In this season of quotas and clamour for more quotas, the Kendriya Vidyalaya Sangathan (KVS) has set a precedent by divesting its chairman — HRD Minister Kapil Sibal — of discretionary powers in admissions to Kendriya schools across India.
The KVS pressed the delete button on the quota in the run-up to digitalising admissions to central (Kendriya) schools by the next academic session. It acted on the prompting of Sibal who did not want to retain the “questionable legacy” inherited from his predecessors — the BJP’s Murli Manohar Joshi and Congress veteran Arjun Singh.
The ministerial quota stood at 1,200 and the MPs’ at 1,580 at the rate of two requests per academic session for each member of both houses of Parliament. The Sangathan’s decision adds to the general pool a total of 2,780 seats for siblings of government employees mandated by the KVS charter the first right to study in the 900-odd Kendriya schools countrywide.
Statistics assembled by the HRD ministry show admissions in 2008-09 against the ministerial and the MPs’ quota, which has also been abandoned, were largely of children other than employees of PSUs and central and state governments. “Private applicants will henceforth get entry against vacancies, if any, after accommodating children of government employees,” said a senior HRD official.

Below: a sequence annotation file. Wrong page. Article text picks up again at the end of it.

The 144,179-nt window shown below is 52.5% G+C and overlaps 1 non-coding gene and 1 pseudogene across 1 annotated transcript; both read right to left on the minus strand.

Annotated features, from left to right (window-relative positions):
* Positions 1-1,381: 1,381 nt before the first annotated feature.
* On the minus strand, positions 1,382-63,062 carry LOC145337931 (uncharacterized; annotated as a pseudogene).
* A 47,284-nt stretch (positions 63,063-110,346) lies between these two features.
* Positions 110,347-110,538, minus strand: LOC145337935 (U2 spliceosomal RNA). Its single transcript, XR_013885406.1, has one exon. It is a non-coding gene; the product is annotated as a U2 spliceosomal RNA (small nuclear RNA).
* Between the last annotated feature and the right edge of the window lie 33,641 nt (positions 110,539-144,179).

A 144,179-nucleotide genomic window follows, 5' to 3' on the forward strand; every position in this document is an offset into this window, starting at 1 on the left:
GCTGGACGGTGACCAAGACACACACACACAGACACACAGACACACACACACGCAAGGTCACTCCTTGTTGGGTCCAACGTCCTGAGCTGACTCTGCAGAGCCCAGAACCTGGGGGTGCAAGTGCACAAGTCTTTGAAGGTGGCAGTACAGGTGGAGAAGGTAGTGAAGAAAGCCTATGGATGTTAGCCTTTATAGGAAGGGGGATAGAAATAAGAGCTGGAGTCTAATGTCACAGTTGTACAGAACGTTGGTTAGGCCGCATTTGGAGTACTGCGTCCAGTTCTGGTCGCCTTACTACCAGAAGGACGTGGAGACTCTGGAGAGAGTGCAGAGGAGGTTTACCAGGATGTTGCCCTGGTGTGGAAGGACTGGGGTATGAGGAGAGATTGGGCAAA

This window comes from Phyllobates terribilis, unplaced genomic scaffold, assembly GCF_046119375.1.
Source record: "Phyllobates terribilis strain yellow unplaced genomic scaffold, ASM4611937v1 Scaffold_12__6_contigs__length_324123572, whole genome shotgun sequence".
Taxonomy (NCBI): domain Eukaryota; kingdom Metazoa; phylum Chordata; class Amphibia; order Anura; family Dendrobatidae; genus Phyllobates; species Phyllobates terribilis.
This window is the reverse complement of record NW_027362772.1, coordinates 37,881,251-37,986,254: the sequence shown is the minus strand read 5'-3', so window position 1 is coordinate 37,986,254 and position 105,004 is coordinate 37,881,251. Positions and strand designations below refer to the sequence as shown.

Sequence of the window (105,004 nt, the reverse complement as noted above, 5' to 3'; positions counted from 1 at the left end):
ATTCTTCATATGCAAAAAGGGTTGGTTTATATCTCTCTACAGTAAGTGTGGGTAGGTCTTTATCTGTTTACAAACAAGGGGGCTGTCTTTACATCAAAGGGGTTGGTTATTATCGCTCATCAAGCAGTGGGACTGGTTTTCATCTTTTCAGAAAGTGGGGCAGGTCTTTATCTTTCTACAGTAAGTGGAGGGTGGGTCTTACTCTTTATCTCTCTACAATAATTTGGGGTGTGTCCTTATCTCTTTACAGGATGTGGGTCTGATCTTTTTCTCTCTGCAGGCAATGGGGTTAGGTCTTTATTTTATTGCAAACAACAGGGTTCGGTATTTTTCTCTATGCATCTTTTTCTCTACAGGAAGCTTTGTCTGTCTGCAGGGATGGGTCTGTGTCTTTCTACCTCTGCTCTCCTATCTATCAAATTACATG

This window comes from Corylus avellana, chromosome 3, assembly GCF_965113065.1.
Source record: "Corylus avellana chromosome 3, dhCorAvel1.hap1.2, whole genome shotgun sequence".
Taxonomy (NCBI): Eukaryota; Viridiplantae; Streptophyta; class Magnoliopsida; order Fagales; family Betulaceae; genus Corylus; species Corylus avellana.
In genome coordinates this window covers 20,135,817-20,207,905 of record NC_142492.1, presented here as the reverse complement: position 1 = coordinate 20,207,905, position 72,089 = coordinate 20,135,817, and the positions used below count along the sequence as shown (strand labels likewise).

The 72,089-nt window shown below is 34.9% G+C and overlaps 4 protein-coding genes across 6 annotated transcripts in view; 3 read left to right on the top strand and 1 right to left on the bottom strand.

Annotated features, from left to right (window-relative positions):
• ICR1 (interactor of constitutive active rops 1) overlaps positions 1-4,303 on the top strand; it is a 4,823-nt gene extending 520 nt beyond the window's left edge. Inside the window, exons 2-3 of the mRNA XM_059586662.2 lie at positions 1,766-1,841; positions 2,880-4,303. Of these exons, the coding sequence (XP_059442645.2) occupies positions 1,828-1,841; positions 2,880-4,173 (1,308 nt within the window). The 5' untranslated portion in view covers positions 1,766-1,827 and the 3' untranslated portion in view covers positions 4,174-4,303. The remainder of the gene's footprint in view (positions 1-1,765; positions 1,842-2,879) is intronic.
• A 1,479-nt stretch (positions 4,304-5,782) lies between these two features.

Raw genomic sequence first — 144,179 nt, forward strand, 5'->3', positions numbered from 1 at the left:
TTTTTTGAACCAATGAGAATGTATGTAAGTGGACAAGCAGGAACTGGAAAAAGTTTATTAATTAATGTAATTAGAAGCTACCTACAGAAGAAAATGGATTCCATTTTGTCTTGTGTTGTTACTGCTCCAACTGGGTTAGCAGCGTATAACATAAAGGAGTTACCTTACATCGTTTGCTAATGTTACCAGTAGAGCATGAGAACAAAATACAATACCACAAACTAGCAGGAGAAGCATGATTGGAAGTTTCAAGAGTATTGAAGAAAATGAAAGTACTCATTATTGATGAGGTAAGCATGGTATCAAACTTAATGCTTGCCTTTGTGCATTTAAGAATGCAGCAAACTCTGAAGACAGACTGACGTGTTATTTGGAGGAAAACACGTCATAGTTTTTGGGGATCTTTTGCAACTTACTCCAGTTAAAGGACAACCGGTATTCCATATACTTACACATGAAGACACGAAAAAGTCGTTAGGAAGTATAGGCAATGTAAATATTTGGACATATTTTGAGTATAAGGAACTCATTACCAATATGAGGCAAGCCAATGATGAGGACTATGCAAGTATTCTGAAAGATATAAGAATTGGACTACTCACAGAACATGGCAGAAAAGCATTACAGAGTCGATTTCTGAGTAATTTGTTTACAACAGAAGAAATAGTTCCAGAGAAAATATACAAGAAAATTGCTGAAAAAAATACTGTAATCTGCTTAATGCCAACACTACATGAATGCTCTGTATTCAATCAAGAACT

The omnibus ministerial/ MPs’ quota also provided for state-specific sub-quotas for equitable largesse, sources told HT. But even there, big cities and states got precedence over smaller townships and provinces. In one academic year, there were 900 admissions from Delhi against its share of 200, 159 from Bihar against 50, Tamil Nadu 132 against 50 and Chhattisgarh 136 against Madhya Pradesh’s pre-bifurcation quota of 60.
In the same illustrative example, northeastern states of Nagaland, Tripura, Sikkim and Arunachal Pradesh drew a blank besides Haryana.
“Such trends buttressed the case for putting an end to the whimsical arrangement,” the official said.
When introduced for the first time under Joshi, the discretion gave the minister control over 1,000 admissions against requests from individual applicants, an overwhelming majority of whom were not government employees.
Singh increased his quota from 1,000 to 1,200 during UPA-I. He filled up all but 200 seats in 2008-09 before making way for Sibal in the UPA’s second incarnation.